Old Thrashers Reunion 2022 UAY Benefit
Trumpet Blossom Cafe -- Saturday, July 23 at 7 p.m.
“At the Old Threshers Reunion this summer, you’re going to come across some old pumps, tractors and hay balers, and there’ll be too-cute nanny goats and freckled girls in pigtails,” said musician David Murray, summing up the annual festival in Mt. Pleasant, Iowa that celebrates the state’s agricultural heritage. “If you go to the Old Thrashers Reunion, you’ll see a lot of old grumps, hackers and nay-sayers with good intentions.”
And plenty of loud, weird sounds vomited up from the mouth of the Iowa music underground — like Murray’s band Instant D/eTh, which will be performing alongside Scorched Earth Policy, the Shining Realm and Maaaze at the upcoming benefit for United Action for Youth (UAY). The event has benefitted the art and music programs at UAY since its inception; this will be the first Old Thrashers Reunion since the pandemic.
The first Old Thrashers Reunion came about in 2008 after Kylie Buddin, a longtime coordinator at UAY and local music scene veteran, was talking to his high school punk rock friend Julie VanDyke. As they discussed how weird it was to enter middle age, she asked him what he would do to celebrate his 40th birthday if there were no limitations.
“Without hesitation, I said, ‘See Stiff Legged Sheep, Soviet Dissonance, and the Pestients one more time at 10 South Gilbert.’ 10 South was the home to the punk scene and was the site of so many amazing shows — the Effigies, Die Kreuzen, Hüsker Dü, 7 Seconds and Naked Raygun, just to name a few. Julie said if I could get the bands, she would take care of the rest. Everything came together, and that first show was glorious. Even the conflicts that arose reminded me of why I loved our scene so much.”
Buddin’s experience was also shared by Hart Epstein, the organizer of this year’s Old Thrashers Reunion, whose band Scorched Earth Policy will be reuniting for the event after a 30-year hiatus.
“It’s an extended family thing. When I started going to shows, I was on the younger side of things; now I’m one of the oldsters,” Epstein said. “You drift apart as the years roll on, but you pick up right where you left off at a moment’s notice. The ICHC [Iowa City Hardcore] extended family was and is pretty tightly knit, I would say. Most everyone that is still with us talks regularly.”
Scorched Earth Policy — which drew on disparate influences that included “King Crimson, Chrome, Slayer, de-tuned AM radio and John Zorn,” as Epstein put it — drifted apart around 1993, but its members remained close friends.
During the ’80s, the underground burst with punk rock angst, virtuosity and an artistry that didn’t follow any prescribed template — rockabilly groups, industrial bands, loud-fast hardcore, goth rock and noise were part of the mix.
“If you were outside of the norm, you were welcome,” Buddin said. “Everyone got shows and everyone was represented.”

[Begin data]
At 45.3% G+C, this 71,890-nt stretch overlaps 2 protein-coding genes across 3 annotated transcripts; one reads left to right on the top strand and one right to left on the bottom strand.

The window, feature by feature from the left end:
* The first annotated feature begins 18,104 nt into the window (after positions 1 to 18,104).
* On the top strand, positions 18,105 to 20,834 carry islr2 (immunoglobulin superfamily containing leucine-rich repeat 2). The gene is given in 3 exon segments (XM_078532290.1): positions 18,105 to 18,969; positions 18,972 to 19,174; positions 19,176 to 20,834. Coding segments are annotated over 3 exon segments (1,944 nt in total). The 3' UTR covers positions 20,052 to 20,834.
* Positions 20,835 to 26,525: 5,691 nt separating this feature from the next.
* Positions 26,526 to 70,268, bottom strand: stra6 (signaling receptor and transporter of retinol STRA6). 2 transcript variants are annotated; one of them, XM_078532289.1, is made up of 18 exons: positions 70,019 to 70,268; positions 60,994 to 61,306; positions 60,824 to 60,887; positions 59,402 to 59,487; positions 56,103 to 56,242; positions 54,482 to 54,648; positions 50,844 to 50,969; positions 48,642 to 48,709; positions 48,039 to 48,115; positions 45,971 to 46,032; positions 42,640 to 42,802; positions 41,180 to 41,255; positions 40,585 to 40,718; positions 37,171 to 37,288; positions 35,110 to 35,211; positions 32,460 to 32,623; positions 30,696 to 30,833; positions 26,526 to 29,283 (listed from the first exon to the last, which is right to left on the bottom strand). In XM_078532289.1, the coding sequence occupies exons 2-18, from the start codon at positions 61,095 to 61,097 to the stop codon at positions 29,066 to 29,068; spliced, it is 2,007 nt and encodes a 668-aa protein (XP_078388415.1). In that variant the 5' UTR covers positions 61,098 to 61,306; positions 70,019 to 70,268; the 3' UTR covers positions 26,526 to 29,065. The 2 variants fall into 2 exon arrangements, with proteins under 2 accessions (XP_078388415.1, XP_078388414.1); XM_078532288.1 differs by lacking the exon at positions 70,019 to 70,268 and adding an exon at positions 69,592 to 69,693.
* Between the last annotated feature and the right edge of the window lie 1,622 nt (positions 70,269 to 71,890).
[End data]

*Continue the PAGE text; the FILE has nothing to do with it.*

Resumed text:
Murray recalled that beneath all the provocations, preening and balderdash was a do-it-yourself spirit that reminded them that they didn’t need agents, bouncers, parents or interlopers to have a good time.
“Us kids found a way to explore our expressive selves and meet new, exciting people,” he said. “Find a vacant hall and bring a sound system. Work up some stage props, visuals or flyers. Charge only a pittance at the door so everyone could come.”
UAY, founded in Iowa City in 1970 to provide support and opportunities for young people’s creativity, played a pivotal role in that emerging punk rock scene.
Epstein’s bandmate Billy Mackenzie found a home at UAY, where he picked up his first bass guitar around 1983. And Instant D/eTh’s Murray benefitted from UAY after he began playing music as a student at City High in 1980, when he and his brother formed a band with others they met through that organization.
“It is a great pleasure to perform under the banner of United Action for Youth,” Murray said. “That organization was instrumental in getting me out of the gutter and onto the stage. The opportunity they afford a young person with an artistic sense, but no strong direction, is invaluable. I found other kids doing stuff I thought I could do. Make art. Shoot a video. Play in a band.”
Epstein also spent every possible moment at UAY as an adolescent — learning to play drums and guitar, figuring out how to use the studio’s recording gear or just hanging out. Now he has a 17-year-old son who is the exact same way.
“He found his way there much as I did,” Epstein said, “and found the same sense of belonging and community that I did 35, 40 years ago. And the O.G. Old Thrasher, Kylie, is helping to make it such a great place.”
“I’d say that continuum and multi-generational connection is pretty hard to miss,” he continued. “What’s old is new again, with regard to the challenges and stresses that kids face. I think this current generation of kids has so many more tools at their disposal, are so much more enlightened and in-tune, are able to face a good deal of this shit with much more alacrity and confidence than, perhaps, us Gen-Xers ever could. I find hope in these kids.”
Trumpet Blossom owner Katy Meyer feels honored to have hosted the Old Thrashers Reunion over the years, especially because it’s a fundraiser for UAY, which she feels is an absolutely vital organization. Meyer wouldn’t be able to maintain her venue without the ongoing support of the community, which is why she is happy to offer her space for this benefit show.
And the difference between an Old Threshers Reunion and an Old Thrashers Reunion, in Meyer’s view? “One involves harvesting grain and one involves imbibing it.”
As always, Kembrew McLeod reserves the right to rock. This article was originally published in Little Village issue 308.